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Cyprus Energy

Government ‘under fire over positive developments’

Nicos Christodoulides

By Angelos Anastasiou

The government is adhering to its energy planning, following the discovery of substantial gas reserves in Egypt’s exclusive economic zone, and does not intend to sabotage itself by engaging in public dialogue over it, government spokesman Nicos Christodoulides said on Saturday.

Christodoulides was responding to criticism by opposition parties, which accused the government of having no plan to safeguard and promote Cyprus’ interests in the energy sector.

“We have before us a positive development in [Italian energy company] ENI’s results in Egypt’s exclusive economic zone,” he said.

“A development that elevates our region in the energy field, which is positive for Cyprus – and yet we see that the government is being criticised in light of a positive development.”

But the issue is too important to derail with public discussions, the government spokesman said.

“Cyprus’ energy planning is not only continued but enhanced,” he added.

“This is an extremely serious and important issue, and we will not comment on such an issue before specific results are available, as such comments could cause problems and difficulties in the ongoing planning.”

Christodoulides pointed out that deliberations with Egypt will continue, per the statement of the country’s energy minister.

“There has also been telephone communication between President Anastasiades and President Sisi, during which this issue was also discussed, and we hope it will be finalised soon,” he noted.

Anastasiades and the Egyptian President, Abdel Fattah el-Sisi, are scheduled to have a tete-a-tete in New York on September 28.

“As part of our planning, the President will hold important visits to countries in the region in the coming months, which will touch on our energy planning, among other issues, but as a general comment to everyone, I would like to urge patience and assure them that their criticism will be refuted by the facts,” Christodoulides said.

Meanwhile, in response to a statement by DIKO, the government spokesman denied that the issue of settlers is “almost agreed upon” in the Cyprus problem talks, as claimed by daily Simerini on Saturday.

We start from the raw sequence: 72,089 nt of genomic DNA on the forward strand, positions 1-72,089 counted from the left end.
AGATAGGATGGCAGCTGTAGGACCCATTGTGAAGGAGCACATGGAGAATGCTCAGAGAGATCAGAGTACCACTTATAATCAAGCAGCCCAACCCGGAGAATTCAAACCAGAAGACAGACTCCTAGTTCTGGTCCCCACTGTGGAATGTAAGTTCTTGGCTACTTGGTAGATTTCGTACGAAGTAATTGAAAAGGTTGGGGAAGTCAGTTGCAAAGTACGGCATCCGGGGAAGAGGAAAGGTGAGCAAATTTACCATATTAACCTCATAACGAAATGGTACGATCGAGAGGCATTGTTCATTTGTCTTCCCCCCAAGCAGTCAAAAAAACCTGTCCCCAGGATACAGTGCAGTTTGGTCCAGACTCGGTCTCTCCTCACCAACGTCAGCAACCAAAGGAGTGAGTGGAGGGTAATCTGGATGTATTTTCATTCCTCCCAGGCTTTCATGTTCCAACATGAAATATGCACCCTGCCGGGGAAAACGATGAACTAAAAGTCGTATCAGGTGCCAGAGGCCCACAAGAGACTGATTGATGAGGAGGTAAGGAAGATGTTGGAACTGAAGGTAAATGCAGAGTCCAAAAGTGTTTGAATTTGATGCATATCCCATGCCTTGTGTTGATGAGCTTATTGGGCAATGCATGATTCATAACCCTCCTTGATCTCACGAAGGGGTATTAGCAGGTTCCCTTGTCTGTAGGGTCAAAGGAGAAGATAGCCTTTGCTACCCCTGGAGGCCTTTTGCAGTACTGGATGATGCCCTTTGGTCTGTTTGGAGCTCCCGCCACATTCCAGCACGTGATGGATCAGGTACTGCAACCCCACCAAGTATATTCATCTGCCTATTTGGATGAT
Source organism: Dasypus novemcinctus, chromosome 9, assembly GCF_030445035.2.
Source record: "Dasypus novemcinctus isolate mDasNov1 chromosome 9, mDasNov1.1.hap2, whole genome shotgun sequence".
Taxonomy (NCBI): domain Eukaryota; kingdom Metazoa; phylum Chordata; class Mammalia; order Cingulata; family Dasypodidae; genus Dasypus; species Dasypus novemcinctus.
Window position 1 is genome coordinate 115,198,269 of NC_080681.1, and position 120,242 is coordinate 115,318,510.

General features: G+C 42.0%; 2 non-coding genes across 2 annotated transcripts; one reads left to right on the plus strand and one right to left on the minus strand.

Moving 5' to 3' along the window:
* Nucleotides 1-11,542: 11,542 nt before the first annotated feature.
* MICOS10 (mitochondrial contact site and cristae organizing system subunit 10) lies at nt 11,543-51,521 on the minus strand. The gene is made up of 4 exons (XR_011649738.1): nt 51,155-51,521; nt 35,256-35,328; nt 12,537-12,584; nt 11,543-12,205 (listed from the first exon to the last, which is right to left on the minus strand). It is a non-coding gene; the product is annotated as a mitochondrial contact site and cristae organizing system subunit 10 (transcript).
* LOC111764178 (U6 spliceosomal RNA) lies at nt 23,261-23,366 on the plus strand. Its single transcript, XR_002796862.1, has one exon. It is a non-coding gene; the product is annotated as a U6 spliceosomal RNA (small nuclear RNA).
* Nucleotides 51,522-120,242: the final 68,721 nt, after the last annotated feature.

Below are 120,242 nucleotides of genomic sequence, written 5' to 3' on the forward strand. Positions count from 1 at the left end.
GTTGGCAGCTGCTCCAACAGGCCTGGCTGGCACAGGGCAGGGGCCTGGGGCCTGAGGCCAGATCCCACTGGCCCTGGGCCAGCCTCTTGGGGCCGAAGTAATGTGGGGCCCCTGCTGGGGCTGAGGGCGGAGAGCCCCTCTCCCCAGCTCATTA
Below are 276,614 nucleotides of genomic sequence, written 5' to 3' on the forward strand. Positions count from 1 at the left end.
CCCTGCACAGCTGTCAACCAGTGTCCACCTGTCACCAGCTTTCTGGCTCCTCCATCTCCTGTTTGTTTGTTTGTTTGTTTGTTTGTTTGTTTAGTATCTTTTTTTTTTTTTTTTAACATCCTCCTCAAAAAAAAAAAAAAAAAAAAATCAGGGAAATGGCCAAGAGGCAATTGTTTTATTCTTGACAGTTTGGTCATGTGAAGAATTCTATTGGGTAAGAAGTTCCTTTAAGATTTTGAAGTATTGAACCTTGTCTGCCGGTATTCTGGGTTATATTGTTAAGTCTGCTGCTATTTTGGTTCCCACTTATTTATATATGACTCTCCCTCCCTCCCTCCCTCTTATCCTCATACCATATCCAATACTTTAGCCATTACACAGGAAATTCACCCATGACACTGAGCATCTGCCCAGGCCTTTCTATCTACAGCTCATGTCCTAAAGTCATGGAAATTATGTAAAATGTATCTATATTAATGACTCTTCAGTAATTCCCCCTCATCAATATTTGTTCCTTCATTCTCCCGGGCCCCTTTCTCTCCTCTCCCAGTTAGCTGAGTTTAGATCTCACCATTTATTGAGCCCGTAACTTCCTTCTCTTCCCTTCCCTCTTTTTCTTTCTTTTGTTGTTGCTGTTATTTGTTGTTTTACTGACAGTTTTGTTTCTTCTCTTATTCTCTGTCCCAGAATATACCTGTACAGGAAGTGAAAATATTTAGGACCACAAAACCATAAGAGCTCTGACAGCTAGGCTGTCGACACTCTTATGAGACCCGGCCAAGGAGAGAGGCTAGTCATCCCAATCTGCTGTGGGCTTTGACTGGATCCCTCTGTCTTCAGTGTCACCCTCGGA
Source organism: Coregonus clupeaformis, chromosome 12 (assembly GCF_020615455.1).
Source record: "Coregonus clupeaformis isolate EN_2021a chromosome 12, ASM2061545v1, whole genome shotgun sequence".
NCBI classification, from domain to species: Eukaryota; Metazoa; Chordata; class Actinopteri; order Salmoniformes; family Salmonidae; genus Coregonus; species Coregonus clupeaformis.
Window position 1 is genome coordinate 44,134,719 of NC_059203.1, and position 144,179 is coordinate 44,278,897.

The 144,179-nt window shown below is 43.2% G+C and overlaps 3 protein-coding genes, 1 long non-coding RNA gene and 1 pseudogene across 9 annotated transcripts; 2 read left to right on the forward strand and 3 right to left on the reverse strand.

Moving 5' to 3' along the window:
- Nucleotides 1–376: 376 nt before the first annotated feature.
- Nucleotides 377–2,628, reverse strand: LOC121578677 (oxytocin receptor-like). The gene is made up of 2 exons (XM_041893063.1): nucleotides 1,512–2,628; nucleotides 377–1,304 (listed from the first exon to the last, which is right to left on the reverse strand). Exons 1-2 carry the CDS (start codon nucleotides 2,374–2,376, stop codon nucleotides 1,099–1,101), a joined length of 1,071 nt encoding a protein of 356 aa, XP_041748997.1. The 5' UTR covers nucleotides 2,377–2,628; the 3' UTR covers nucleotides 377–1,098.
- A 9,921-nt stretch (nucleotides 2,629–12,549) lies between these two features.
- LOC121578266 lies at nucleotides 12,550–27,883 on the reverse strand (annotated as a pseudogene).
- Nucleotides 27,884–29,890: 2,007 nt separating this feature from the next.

“Right now there is discussion on who will be entitled to the nationality of the Republic of Cyprus,” he said. “There is no agreement on this point as of yet. What we are working to achieve is that there will be no change to the demographic character of the Republic of Cyprus compared with the status quo of 1960.”

He also denied that agreement has been reached on the number of settlers to remain post-solution. Pressed to say whether the Greek Cypriot side has tabled a demand for the removal of all settlers, Christodoulides argued that the very discussion on settlers proves the existence of the issue.

“But I will not make the views of our side public during the discussion,” he said.

“It would be irresponsible of us to discuss such serious matters publicly.”

He did confirm, however, that the issue of settlers is being discussed as part of the issue of property.

“But it is not discussed only in the context of the property issue,” he noted.

“There is a particular chapter under which it is being discussed – the issue of nationality.”

What is under discussion at this point is who will be entitled to the nationality of the Republic, he added, but the property issue touches on many other important aspects of the Cyprus problem, in addition to the issue of settlers.

“On Monday the discussion on criteria, definitions, and categories, will start, and the issue of which settlers will remain and what rights to property they may have will be folded in this discussion,” he said.

“But what our side considers most important in terms of the property issue, is that, following the recognition of the individual right to property, the legal owner is afforded priority over the fate of his or her property.”

Asked to comment on press reports concerning a proposal to designate Cyprus as a transport hub for Gaza, Christodoulides acknowledged the idea but said it will be discussed with the European Council’ President Donald Tusk, during his visit to Cyprus.

“Mr Tusk will arrive to Cyprus on September 10, and among the issues he will discuss with the President is the status of the Cyprus problem negotiations, the economy, and the role Cyprus can play in the region,” he said.

“The Gaza issue was an idea floated in the past, the adoption of which could demonstrate Cyprus’ role in the region. We will have to wait to see if it gets support, but what I can affirm is Cyprus’ readiness to assist when asked to, in collaboration with other countries in the region.”

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